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Dentaljuce Shorts: 500 words, 10 MCQs, on general medicine and surgery.

Osteoporosis

Osteoporosis is a systemic skeletal disorder characterised by low bone mass, micro-architectural deterioration of bone tissue leading to more porous bone, and an increased risk of fractures. It is the most common cause of fractures among the elderly, with common sites including the vertebrae, forearm, wrist, and hip.

Typically, there are no symptoms until a fracture occurs. Fractures can result in chronic pain and decreased ability to perform daily activities.

Signs and Symptoms

Elderly woman with osteoporosis showing a curved back from compression fractures of her back bones.

Osteoporosis is often asymptomatic until fractures occur, which are termed fragility fractures. These fractures can happen with minimal stress, such as a fall from standing height or even during normal activities like bending or coughing.

The most common fractures associated with osteoporosis are in the wrist, spine, shoulder, and hip. Vertebral fractures can cause sudden back pain, loss of height, and a stooped posture, while hip fractures usually necessitate surgery and can lead to severe complications.

Risk Factors

Risk factors for osteoporosis include both nonmodifiable and modifiable factors. Nonmodifiable factors include advanced age, female sex, and ethnicity (European or Asian ancestry).

Modifiable factors include lifestyle choices such as smoking, excessive alcohol consumption, and a diet low in calcium and vitamin D. Certain medical conditions and medications, such as glucocorticosteroids and anticonvulsants, also increase the risk of osteoporosis.

Diagnosis

Illustration depicting normal standing posture and osteoporosis.

Osteoporosis is diagnosed using bone density measurements, typically with dual-energy X-ray absorptiometry (DEXA). A T-score of -2.5 or lower indicates osteoporosis.

Blood tests may also be conducted to rule out other conditions that affect bone density. Conventional radiography can detect fractures and significant bone loss but is less sensitive for early disease.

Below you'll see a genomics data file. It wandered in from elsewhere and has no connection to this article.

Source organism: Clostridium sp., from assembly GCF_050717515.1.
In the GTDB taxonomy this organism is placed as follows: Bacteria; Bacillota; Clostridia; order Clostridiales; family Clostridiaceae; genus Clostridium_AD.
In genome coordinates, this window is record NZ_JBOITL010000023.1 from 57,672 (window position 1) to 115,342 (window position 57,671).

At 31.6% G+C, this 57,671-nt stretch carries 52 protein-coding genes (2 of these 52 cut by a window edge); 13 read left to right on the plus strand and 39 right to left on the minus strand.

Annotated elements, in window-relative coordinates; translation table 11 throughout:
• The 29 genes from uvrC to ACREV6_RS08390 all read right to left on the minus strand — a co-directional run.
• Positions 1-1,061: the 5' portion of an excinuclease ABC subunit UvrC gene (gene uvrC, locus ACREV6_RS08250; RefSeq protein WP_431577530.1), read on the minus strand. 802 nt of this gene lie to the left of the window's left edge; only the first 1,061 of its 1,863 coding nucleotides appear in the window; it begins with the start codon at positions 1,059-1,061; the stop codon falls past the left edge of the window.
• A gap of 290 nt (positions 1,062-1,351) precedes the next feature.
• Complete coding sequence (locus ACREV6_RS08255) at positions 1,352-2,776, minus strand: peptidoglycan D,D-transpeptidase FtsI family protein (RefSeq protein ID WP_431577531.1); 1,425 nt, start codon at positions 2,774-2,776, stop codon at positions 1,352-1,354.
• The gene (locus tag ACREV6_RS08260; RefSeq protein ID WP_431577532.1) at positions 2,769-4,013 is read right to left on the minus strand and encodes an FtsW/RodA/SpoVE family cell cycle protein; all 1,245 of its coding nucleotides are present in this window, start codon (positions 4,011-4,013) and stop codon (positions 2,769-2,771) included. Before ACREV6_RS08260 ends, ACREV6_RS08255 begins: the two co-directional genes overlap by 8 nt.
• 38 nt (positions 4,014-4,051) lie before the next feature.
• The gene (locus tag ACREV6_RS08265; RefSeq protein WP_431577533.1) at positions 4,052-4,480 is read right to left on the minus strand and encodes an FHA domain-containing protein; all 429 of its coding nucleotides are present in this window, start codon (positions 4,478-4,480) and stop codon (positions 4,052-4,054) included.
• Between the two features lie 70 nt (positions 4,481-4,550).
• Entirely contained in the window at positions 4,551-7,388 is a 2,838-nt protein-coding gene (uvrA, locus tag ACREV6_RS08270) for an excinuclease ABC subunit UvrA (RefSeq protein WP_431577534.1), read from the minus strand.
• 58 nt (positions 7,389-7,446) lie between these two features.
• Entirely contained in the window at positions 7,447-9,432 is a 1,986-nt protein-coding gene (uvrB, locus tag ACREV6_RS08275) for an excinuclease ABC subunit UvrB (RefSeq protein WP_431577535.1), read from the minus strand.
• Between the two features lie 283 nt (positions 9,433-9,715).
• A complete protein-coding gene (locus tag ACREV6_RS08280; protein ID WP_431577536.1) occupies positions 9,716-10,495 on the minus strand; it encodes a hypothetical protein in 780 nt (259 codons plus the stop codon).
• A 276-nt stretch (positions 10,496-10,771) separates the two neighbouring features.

Pathogenesis

The imbalance between bone resorption and bone formation is the primary mechanism of osteoporosis. Osteoclasts break down bone tissue faster than osteoblasts can rebuild it, leading to a decrease in bone mass and density.

This process is influenced by hormonal changes, particularly decreased oestrogen levels in postmenopausal women and reduced testosterone levels in older men. Calcium and vitamin D deficiencies also play a significant role.

Treatment

Lifestyle Modifications

Prevention and management of osteoporosis involve lifestyle changes such as a diet rich in calcium and vitamin D, regular weight-bearing exercise, and fall prevention strategies. Smoking cessation and reducing alcohol intake are also beneficial.

In those with coeliac disease, adherence to a gluten-free diet can improve bone density.

Medications

Multiple osteoporotic wedge fractures demonstrated on a lateral thoraco-lumbar spine X-ray.

Bisphosphonates are the primary medications used to decrease the risk of fractures in individuals with osteoporosis. They work by inhibiting bone resorption.

Other medications include selective oestrogen receptor modulators (SERMs), hormone replacement therapy (HRT), and parathyroid hormone analogues like teriparatide. These treatments aim to increase bone density and reduce fracture risk.

Physical Therapy

Physical therapy can help improve balance, posture, and muscle strength, reducing the risk of falls and fractures. Weight-bearing and resistance exercises are particularly effective in maintaining or increasing bone density in postmenopausal women.

Prognosis

Osteoporotic fractures, especially hip fractures, are associated with increased mortality and morbidity in the elderly. Vertebral fractures can lead to chronic pain and disability, significantly impacting the quality of life.

Early diagnosis and management are very important to preventing fractures and improving outcomes for those with osteoporosis.

Progression of the shape of vertebral column with age in osteoporosis.

Self-assessment MCQs (single best answer)

What is the primary characteristic of osteoporosis?<



Which of the following is the most common fracture site associated with osteoporosis?



Which diagnostic method is considered the gold standard for osteoporosis?



What T-score on a DEXA scan indicates osteoporosis?



Which of the following is a nonmodifiable risk factor for osteoporosis?



Which medication is primarily used to treat osteoporosis by inhibiting bone resorption?



What lifestyle modification is NOT typically recommended for osteoporosis prevention?



Which hormone's decreased levels are most associated with increased bone resorption in postmenopausal women?



What is a common complication of osteoporosis-related vertebral fractures?



Which population is at the highest risk for osteoporosis?



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